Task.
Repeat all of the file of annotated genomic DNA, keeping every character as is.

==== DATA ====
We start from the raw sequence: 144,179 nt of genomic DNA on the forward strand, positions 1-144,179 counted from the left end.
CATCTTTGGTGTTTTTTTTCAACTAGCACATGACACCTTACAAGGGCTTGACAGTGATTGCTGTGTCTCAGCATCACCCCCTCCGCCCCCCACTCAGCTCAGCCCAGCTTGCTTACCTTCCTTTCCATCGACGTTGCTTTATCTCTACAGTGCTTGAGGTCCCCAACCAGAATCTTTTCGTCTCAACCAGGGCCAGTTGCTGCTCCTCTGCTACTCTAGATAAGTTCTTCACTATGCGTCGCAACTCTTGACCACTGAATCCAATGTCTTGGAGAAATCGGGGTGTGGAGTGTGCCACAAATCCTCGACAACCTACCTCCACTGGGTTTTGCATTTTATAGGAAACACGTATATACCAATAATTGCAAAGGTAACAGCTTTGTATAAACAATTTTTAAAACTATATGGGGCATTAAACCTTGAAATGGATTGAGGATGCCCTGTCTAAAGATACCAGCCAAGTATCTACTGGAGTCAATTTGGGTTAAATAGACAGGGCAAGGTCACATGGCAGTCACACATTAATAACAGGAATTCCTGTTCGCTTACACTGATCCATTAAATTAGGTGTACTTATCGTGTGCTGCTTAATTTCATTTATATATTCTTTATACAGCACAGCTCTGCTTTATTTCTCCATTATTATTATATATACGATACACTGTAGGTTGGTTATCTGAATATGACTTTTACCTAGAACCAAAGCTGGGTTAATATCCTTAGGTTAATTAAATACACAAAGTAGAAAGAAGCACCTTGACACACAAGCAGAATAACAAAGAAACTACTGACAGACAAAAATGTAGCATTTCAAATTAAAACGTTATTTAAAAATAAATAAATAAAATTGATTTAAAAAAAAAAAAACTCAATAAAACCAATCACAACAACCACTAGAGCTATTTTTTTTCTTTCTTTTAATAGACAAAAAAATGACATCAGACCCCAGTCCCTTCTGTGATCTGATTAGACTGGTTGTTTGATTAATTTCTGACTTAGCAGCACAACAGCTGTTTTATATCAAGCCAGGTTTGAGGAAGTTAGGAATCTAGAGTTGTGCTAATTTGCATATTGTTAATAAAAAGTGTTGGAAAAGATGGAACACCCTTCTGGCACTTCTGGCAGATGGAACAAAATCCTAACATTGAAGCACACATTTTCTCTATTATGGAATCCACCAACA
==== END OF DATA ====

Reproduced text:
We start from the raw sequence: 144,179 nt of genomic DNA on the forward strand, positions 1-144,179 counted from the left end.
CATCTTTGGTGTTTTTTTTCAACTAGCACATGACACCTTACAAGGGCTTGACAGTGATTGCTGTGTCTCAGCATCACCCCCTCCGCCCCCCACTCAGCTCAGCCCAGCTTGCTTACCTTCCTTTCCATCGACGTTGCTTTATCTCTACAGTGCTTGAGGTCCCCAACCAGAATCTTTTCGTCTCAACCAGGGCCAGTTGCTGCTCCTCTGCTACTCTAGATAAGTTCTTCACTATGCGTCGCAACTCTTGACCACTGAATCCAATGTCTTGGAGAAATCGGGGTGTGGAGTGTGCCACAAATCCTCGACAACCTACCTCCACTGGGTTTTGCATTTTATAGGAAACACGTATATACCAATAATTGCAAAGGTAACAGCTTTGTATAAACAATTTTTAAAACTATATGGGGCATTAAACCTTGAAATGGATTGAGGATGCCCTGTCTAAAGATACCAGCCAAGTATCTACTGGAGTCAATTTGGGTTAAATAGACAGGGCAAGGTCACATGGCAGTCACACATTAATAACAGGAATTCCTGTTCGCTTACACTGATCCATTAAATTAGGTGTACTTATCGTGTGCTGCTTAATTTCATTTATATATTCTTTATACAGCACAGCTCTGCTTTATTTCTCCATTATTATTATATATACGATACACTGTAGGTTGGTTATCTGAATATGACTTTTACCTAGAACCAAAGCTGGGTTAATATCCTTAGGTTAATTAAATACACAAAGTAGAAAGAAGCACCTTGACACACAAGCAGAATAACAAAGAAACTACTGACAGACAAAAATGTAGCATTTCAAATTAAAACGTTATTTAAAAATAAATAAATAAAATTGATTTAAAAAAAAAAAAACTCAATAAAACCAATCACAACAACCACTAGAGCTATTTTTTTTCTTTCTTTTAATAGACAAAAAAATGACATCAGACCCCAGTCCCTTCTGTGATCTGATTAGACTGGTTGTTTGATTAATTTCTGACTTAGCAGCACAACAGCTGTTTTATATCAAGCCAGGTTTGAGGAAGTTAGGAATCTAGAGTTGTGCTAATTTGCATATTGTTAATAAAAAGTGTTGGAAAAGATGGAACACCCTTCTGGCACTTCTGGCAGATGGAACAAAATCCTAACATTGAAGCACACATTTTCTCTATTATGGAATCCACCAACA